Similarly in Pakistan, Human Rights Commission of Pakistan, estimates that “every two hours a woman is raped in Pakistan and every eight hours a woman is subjected to gang-rape”.

The Additional Police Surgeon, quoted in a 2008 newspaper report, estimated that at least 100 rapes are committed in Karachi alone every 24 hours, although most are un-reported.

If these are the statistics of two megacities, one can fathom what would be the situation in the other smaller towns and villages. It is well known that the majority of the rapes in India, Pakistan and other South Asian countries are never reported, and just a handful of the perpetrators are ever punished.
The tragedy is amplified when inane solutions are offered like: “Women should not go out late at night” or “Women going out late night should be accompanied by a male.” In the ‘Delhi gang rape’ case, the solution of an accompanying man clearly failed.

Women are advised not to wear western clothes, or more ridiculous “not to eat chow mein” or “not to carry mobile phones with cameras”. Some even advise women to not report the attack “if there are not enough witnesses”.

But none of this well-meaning advice takes into account why rapes occur. It is not because the woman was dressed so, or walked alone on the street late at night, or was attending a party with her friends or ate a certain kind of food. No. Rape occurs because some men want to rape. And why do ‘some’ men want to rape and not others? Rape is the culmination of a series of systematic experiences that a man is exposed to, from infancy to manhood- in which he is told, with or without so many words, that he is stronger, and a woman is not just weaker, but a commodity at his disposal. Rape is a way to display power and superiority.

So long as this mindset persists, legislation and punishment will never be enough of a deterrent. This tends to get overlooked in all the outrage at the gruesome details of the Delhi gang rape, that has led to demands for the severest of punishments, even public hanging for the perpetrators.
Without undermining that tragedy it is important to remind ourselves of the countless cases of rape and sexual harassment that are routine on both sides of the divide. Those who survive suffer psychological trauma, often far from the media limelight, mostly in silence.

Rape survivors are often pressured by the police or local goons to hush up the matter either, to accept money, or worse still, marry the rapist. Many commit suicide, or live with permanent scars. The rapists often roam scot free, posing a threat to the survivor who does not even dare to raise her head for justice.

Insisting on the death penalty in an isolated case that has shaken people cannot be a solution. Studies have shown that the certainty of punishment, rather than its severity, is a greater deterrent to crime.

We also need to look towards at preventing this crime rather than just push for a punishment after a case gets highlighted.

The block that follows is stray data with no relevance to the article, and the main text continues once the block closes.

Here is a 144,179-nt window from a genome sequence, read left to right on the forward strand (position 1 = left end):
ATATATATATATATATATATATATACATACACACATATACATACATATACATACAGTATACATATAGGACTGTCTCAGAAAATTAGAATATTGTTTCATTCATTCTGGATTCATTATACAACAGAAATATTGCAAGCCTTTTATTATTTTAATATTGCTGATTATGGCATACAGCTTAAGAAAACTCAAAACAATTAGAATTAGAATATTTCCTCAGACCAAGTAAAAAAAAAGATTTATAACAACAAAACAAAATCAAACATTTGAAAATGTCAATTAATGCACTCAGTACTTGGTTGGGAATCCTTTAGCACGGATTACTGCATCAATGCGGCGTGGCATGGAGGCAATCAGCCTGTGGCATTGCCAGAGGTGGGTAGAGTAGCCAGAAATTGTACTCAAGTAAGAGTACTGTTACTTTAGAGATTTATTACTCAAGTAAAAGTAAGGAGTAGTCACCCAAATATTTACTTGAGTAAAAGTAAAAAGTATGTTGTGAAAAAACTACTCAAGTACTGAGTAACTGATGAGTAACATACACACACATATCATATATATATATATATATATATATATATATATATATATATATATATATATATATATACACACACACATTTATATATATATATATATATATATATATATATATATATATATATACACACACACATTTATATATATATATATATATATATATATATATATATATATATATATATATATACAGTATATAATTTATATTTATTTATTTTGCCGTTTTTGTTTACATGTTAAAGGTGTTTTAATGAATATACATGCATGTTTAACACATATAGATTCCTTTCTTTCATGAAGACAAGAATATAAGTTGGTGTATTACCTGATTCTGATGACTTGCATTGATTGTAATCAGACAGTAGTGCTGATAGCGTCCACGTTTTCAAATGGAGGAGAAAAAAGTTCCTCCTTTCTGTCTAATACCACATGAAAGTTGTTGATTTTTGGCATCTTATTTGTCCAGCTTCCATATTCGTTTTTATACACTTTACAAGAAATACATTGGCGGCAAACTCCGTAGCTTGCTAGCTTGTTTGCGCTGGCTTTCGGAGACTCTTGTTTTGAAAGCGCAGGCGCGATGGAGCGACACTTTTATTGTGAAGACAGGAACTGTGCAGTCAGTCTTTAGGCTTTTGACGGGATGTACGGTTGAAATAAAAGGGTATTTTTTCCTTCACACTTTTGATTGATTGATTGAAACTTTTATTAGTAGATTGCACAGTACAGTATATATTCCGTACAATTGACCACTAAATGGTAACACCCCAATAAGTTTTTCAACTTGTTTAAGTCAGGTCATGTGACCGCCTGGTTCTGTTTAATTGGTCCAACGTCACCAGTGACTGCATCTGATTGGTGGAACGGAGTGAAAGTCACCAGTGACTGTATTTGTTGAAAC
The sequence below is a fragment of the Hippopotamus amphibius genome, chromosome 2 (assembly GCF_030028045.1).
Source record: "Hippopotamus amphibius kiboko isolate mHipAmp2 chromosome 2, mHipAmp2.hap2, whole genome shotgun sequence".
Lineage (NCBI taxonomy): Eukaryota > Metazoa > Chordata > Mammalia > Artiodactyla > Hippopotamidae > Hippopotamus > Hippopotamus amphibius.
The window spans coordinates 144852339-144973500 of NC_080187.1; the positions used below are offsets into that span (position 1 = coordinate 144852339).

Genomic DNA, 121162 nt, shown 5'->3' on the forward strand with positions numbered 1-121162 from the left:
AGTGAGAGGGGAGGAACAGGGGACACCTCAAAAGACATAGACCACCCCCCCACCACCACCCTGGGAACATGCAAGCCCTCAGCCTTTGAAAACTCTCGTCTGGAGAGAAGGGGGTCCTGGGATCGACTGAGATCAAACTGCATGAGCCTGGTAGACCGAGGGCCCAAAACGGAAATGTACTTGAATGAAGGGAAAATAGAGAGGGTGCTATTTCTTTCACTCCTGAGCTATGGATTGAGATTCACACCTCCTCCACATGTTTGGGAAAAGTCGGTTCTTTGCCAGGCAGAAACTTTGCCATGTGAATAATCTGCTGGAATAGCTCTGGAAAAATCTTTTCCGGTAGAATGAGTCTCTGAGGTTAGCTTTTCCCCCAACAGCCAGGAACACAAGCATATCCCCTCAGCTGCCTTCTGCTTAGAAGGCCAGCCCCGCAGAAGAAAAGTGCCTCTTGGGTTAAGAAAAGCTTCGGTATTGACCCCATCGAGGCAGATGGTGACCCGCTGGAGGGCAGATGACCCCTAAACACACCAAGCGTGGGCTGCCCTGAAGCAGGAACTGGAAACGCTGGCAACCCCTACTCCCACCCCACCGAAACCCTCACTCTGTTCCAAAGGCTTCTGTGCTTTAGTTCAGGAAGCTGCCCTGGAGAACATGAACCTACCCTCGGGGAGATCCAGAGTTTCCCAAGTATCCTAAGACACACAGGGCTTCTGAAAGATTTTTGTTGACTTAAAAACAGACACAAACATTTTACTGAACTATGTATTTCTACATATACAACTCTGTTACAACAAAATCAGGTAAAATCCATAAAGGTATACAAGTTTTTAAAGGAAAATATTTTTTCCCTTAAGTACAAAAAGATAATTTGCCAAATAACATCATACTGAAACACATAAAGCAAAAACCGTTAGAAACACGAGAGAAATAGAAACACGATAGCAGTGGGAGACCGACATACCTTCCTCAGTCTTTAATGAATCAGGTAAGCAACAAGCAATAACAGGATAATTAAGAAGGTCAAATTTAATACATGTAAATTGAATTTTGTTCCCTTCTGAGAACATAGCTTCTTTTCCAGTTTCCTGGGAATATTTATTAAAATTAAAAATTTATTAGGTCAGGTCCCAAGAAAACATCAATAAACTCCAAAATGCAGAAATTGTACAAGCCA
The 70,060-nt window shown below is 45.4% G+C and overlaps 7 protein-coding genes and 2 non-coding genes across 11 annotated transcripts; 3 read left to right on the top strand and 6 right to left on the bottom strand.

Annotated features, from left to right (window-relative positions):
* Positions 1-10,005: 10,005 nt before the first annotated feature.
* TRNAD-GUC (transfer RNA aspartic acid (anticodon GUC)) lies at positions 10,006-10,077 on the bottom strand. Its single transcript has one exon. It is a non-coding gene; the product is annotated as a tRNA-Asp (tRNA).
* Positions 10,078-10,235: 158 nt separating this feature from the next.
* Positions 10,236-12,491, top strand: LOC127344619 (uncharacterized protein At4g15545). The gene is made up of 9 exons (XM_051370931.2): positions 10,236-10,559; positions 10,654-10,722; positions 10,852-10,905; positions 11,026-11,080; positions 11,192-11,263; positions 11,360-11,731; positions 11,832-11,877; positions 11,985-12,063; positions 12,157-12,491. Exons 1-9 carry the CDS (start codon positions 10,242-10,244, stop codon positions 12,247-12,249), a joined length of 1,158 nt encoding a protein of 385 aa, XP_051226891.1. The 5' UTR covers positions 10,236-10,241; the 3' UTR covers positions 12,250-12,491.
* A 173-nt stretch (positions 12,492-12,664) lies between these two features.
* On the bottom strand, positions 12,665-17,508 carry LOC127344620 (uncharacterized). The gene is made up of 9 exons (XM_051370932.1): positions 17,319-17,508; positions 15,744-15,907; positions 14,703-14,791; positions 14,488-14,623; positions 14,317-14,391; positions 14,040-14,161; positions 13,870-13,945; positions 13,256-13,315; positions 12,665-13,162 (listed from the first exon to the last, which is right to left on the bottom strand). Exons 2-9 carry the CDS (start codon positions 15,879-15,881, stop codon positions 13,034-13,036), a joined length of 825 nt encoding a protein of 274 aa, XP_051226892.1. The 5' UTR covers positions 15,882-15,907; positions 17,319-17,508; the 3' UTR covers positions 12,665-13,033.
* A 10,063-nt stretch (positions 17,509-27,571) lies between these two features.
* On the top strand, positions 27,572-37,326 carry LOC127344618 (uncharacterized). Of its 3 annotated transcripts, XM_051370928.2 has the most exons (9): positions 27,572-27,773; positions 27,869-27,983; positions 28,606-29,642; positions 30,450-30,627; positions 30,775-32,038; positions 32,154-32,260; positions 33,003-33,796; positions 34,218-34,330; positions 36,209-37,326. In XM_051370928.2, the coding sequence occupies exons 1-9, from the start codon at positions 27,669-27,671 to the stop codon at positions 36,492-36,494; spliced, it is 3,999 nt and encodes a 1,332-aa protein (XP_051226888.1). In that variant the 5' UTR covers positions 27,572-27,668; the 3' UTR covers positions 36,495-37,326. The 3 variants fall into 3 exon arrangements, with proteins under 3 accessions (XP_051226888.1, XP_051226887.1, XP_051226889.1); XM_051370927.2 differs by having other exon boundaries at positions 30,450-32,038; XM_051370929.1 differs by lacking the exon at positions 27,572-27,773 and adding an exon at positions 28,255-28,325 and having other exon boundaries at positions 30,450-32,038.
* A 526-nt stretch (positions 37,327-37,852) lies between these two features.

Foremost, each of us, irrespective of gender, which empathises with the Delhi student who was gang-raped, or any other faceless rape victim, needs to strive to ensure every woman in our sphere of influence feels secure and gets due respect. One of the signs of evolution in human beings is the neo cortex which enables us to restrain behaviour and train our minds. We need to use it to ensure that we don’t force anything upon any woman – or indeed anyone in a more vulnerable position.

Secondly, we need to empower girls with the right information and stop making rape a taboo issue for their ‘innocent’ minds. It is more important to teach a girl to be assertive than to try and ‘protect’ her. “Look up as you walk and stand up straight; pretending as though you have two big panthers on either side of you as you walk may sound silly, but it can help boost confidence,” suggests a self help site on rape prevention. “Attackers are more likely to go for those who they think cannot defend themselves.”

Given that over 90% of the perpetrators are known to the victims, girls (and boys) must be taught that if they feel uncomfortable with anyone’s touch – even if it is an uncle, a cousin or a friend – they must trust their gut and not let it continue. Thirdly, if we cannot change the mindset of some grown men, we can at least guide our sons, right from babyhood, to respect women and not consider them a commodity that is ‘available’. Last but certainly not the least, for those who cannot change their mindsets, a real need for certainty and not the severity of punishment to the rapist, as a mode of deterrence, is mandatory.

Shocked after the demise of the Delhi paramedical student, I tweeted: “Her sacrifice must no go in vain. Let us rise to make violence against women a history.” Knowing the scale of the menace, this may be wishful thinking, but we need to keep striving to make it a reality.